Jean Pascal hangs on for split decision over Badou Jack to remain champion
The co-main event delivered all the action the Atlanta audience could ask for from the veterans. WBA World Light Heavyweight champion Jean Pascal of Laval, Quebec (35-6-1, 20 KOs) started strong, scored a fourth-round knockdown, and survived being buzzed in the final round to win a split decision over Badou Jack of Las Vegas (22-3, 13 KOs). Scores were 114-112 X 2 for Pascal, and 114-112 on th3 third card for Jack.
Jack was not affected by the vicious cut suffered in his last outing against Marcus Browne. But perhaps it has something to do with his slow start in the first half of the fight. By contrast, Jean Pascal fought with the energy of a man 10 years younger. He landed heavy-handed body shots, uppercuts, and hooks. His awkward style made for some wild swings and angles, but it’s often been to Pascal’s advantage.
Jack said he didn’t see the punch from Pascal that knocked him down near the end of the round. “He caught me up here, I didn’t really see the punch. I wasn’t that hurt, but it was a good punch,” said Jack.
Credit Jack for not panicking and not doing anything reckless. He was willing to engage with Pascal to a point, which made for a fun fight to watch. By the seventh round, Jack found ways to score on Pascal and began to roll up rounds on the scorecards. He caught Pascal with several hard shots. Just as it looked like Pascal would be finished, he dug down and relied on experience to stay on his feet. It was the difference in securing the win.
“I won this fight, it was a close fight, Badou is a great fighter,” said Pascal. “But nobody can say it was a robbery; it was a close fight. I definitely won that fight, because I’m the champ.”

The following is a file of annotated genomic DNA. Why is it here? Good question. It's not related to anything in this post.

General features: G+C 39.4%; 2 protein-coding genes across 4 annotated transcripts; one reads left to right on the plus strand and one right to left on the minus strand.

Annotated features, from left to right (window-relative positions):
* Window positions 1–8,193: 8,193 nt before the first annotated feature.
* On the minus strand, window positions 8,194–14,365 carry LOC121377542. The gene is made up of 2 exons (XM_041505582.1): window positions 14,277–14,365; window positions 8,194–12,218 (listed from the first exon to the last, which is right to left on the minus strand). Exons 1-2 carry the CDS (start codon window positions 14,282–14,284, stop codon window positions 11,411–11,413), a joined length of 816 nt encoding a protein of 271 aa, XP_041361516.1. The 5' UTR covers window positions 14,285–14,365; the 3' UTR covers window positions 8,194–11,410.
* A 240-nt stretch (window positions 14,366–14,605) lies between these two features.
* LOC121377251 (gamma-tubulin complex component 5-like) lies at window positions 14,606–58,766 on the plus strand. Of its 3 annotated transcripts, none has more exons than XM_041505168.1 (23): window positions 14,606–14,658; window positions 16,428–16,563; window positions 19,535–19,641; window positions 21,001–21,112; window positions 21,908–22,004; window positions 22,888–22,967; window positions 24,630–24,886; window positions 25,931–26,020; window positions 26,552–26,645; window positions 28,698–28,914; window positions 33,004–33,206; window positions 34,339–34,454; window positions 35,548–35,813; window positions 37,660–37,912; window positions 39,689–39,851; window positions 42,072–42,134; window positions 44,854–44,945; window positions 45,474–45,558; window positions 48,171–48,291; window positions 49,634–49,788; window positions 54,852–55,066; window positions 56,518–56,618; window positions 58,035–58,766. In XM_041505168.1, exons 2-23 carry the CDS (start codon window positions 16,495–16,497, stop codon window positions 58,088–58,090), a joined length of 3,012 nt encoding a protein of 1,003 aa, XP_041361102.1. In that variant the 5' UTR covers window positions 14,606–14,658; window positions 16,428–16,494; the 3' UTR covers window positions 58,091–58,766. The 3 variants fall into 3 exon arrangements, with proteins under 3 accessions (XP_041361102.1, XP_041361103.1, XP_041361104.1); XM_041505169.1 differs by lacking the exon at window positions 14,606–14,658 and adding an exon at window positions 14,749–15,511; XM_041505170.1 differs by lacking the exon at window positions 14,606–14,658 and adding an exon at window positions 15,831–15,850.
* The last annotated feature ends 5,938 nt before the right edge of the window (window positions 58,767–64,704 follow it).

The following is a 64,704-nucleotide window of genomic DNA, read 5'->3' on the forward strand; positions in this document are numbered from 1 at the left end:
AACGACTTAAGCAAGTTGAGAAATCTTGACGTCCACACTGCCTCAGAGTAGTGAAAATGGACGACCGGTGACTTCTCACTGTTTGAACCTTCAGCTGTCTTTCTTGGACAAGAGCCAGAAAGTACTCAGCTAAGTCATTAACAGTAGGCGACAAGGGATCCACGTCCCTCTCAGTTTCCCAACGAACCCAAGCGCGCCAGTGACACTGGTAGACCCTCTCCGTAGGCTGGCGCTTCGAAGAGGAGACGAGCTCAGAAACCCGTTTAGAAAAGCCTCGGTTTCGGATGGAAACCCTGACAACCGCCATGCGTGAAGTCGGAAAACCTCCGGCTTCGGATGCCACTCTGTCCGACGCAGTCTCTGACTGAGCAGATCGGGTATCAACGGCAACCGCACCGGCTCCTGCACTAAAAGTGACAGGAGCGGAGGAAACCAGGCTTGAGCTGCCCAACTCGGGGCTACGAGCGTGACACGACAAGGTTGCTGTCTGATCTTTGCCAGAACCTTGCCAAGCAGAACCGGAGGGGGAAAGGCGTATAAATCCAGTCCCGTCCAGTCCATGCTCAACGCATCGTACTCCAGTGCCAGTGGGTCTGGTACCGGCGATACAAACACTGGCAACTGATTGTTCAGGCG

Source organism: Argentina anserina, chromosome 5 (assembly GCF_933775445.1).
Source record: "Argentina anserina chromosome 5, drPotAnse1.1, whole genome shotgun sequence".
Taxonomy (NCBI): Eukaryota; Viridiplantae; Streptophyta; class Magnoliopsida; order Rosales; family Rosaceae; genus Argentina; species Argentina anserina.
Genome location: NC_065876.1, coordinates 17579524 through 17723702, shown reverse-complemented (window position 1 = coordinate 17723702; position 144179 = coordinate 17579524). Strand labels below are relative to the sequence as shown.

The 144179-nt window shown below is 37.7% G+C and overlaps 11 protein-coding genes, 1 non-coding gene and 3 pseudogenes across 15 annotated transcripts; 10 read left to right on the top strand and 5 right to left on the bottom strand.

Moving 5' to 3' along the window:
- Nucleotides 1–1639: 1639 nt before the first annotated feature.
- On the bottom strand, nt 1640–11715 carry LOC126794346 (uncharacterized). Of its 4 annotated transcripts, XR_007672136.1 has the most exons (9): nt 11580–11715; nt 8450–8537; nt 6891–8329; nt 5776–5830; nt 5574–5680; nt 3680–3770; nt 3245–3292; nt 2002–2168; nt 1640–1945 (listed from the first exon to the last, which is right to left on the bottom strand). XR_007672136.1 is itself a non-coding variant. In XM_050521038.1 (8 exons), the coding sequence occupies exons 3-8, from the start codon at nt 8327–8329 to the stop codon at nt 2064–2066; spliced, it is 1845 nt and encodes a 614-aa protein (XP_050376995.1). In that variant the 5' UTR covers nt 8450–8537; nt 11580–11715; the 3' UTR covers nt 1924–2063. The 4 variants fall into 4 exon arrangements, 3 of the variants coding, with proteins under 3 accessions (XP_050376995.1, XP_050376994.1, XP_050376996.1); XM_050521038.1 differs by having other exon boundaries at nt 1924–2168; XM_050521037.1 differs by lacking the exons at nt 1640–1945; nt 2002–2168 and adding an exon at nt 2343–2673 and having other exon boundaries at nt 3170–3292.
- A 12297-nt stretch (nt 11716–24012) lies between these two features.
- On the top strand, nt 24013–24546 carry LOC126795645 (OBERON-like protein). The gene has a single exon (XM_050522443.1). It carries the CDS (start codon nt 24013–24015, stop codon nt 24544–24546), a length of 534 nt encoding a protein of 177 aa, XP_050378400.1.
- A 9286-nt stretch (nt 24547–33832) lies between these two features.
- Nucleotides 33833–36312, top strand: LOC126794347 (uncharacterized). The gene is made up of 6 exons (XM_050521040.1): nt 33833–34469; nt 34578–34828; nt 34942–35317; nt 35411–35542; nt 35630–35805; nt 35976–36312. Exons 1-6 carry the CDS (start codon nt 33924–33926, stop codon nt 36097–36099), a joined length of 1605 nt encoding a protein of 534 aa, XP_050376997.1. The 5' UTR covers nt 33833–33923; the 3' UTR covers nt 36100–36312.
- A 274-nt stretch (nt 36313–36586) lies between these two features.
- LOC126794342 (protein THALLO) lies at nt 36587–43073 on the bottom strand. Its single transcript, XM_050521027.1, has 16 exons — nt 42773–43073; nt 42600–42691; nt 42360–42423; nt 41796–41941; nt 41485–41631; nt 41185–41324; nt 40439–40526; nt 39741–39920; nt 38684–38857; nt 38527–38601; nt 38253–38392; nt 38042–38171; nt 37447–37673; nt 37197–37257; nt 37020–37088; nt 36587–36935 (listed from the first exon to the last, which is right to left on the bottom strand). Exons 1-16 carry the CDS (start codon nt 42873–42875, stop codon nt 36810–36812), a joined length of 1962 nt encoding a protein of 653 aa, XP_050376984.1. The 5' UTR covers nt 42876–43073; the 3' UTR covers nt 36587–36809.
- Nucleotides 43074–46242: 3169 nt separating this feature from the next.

Pascal said he felt he was in control of the whole fight. “I kept it in the middle of the ring most of the time. I was a better fighter. Badou Jack is a solid fighter, a great fighter, but I won the fight.
“I can finish every round very strong, I’m a strong fighter. I’m a pressure fighter. Badou is a tough guy. He’s a gentleman in and outside the ring,” said Pascal.
Asked if he thought he did enough to win, Jack shrugged, and it told the story. “I don’t know. Of course, I feel I won the fight, but it is what it is … I’m not sure, maybe he was the better man tonight. I don’t know. I thought I was winning. Maybe I’m wrong.”
Jack complimented Pascal for a “hell of a chin. He’s a tough warrior, I want to thank him for the opportunity.” Asked if they’d like a rematch, Jack and Pascal both said they’d do it again.
Undercard results: Thompson beats Uzcategui; Elbiali scores KO
Lionell Thompson of Buffalo via Las Vegas (22-5, 12 KOs) made a smart decision moving down to super middleweight for his fight with former division champion Jose Uzcategui of Bolivia (29-5, 24 KOs). Thompson saw the scorecards go his way for once in a unanimous decision for the upset win. Scores were 96-92 X 2 and 95-94.
Thompson made his determination clear with a knockdown of Uzcategui in the first round. He stayed busier and fought a smart game plan, never letting Uzcategui get settled. Uzcategui never seemed to get warmed up, and never seemed to have much of a game plan to follow. Thompson dictated the pace and the distance, and it won him the fight. Later, Uzcategui admitted after the bout he was rusty.
Thompson said he was a little concerned about performing in a new weight division at age 34, but said he felt great. “I still had the power at this weight, and I hurt him a few times. This is my weight class now, and I think I have a real chance at becoming super middleweight champion and putting my city on the map as the first world champion from Buffalo.” Thompson is a potential opponent for IBF World Champion Caleb Plant.
Light heavyweight Ahmed Elbiali of Miami (20-1, 17 KOs) scored his fourth straight knockout win in six rounds over veteran Brian Vera (26-16, 16 KOs). Elbiali would like to earn his way into the top tier of the division, among the most competitive in boxing. Vera needs to call it a career.
Gayle Lynn Falkenthal is an award-winning boxing journalist covering the Sweet Science for Communities and for boxing fans worldwide. Read more Ringside Seat in Communities Digital News. Follow Gayle on Facebook and on Twitter @PRProSanDiego.